Symptoms of Autistic Speech Delay

The difference between autistic speech delays and other delays is fairly easy to spot. If you recognize your child in Bobby (listed below), it may be a good idea to consider having your child evaluated for autism.

Johnny isn't talking at all at age 2. But while he isn't saying words yet, he's using babbling sounds and body language to communicate with the people around him. He's pointing, pulling people toward things he wants, and engaging with other people. He actively enjoys playing with his parents and siblings. And he's frustrated when left alone to take a nap.

Bobby is the same age as Johnny. Bobby does have a few words, but he doesn't use them to communicate. Instead, he repeats them over and over to himself. Bobby has not yet figured out how to use gestures, sounds, or words to ask for something he wants. His parents find it almost impossible to hold his attention for more than a few seconds.

Johnny may have a speech delay that requires some form of early intervention. Possibilities include (but are not limited to):

  • Hearing loss
  • Apraxia of speech, a problem with control of muscles used in speech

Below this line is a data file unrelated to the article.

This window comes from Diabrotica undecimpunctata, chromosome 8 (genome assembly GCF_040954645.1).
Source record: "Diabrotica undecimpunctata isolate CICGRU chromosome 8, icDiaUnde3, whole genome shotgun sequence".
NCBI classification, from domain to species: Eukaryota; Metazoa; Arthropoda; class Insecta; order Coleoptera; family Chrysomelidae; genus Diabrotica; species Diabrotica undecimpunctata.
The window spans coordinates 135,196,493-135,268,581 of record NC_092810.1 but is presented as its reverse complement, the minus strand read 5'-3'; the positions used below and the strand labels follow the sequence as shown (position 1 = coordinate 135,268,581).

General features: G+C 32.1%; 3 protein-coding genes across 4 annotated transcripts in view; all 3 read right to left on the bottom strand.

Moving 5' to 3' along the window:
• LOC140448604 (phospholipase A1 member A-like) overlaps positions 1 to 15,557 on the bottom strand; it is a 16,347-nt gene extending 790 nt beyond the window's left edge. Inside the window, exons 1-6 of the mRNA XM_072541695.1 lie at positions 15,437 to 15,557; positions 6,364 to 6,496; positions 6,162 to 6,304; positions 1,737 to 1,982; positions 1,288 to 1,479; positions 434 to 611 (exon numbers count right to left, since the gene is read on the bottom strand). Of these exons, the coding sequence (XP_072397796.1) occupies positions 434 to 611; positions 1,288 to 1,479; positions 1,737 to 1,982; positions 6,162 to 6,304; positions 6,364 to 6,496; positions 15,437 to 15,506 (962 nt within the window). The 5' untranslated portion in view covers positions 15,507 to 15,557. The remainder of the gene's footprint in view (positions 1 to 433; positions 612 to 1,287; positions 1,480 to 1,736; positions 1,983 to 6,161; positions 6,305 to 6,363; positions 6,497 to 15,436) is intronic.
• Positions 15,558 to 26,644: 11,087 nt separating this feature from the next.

• Cognitive (thinking) challenges

Although Bobby is able to use a few words, he may be showing early signs of autism.

Speech-Related Signs of Autism

In addition to late speech, there are a number of other communication-related issues that could be signs of autism. In general, children with autism are more likely to:

  • Fail or be slow to respond to their name or other verbal attempts to gain their attention
  • Fail or be slow to develop gestures, such as pointing and showing things to others
  • Coo and babble in the first year of life, but then stop doing so
  • Develop language at a delayed pace
  • Learn to communicate using pictures or their own sign language
  • Speak only in single words or repeat certain phrases over and over, seeming unable to combine words into meaningful sentences
  • Repeat words or phrases that they hear, a condition called echolalia
  • Use words that seem odd, out of place, or have a special meaning known only to those familiar with the child's way of communicating

Summary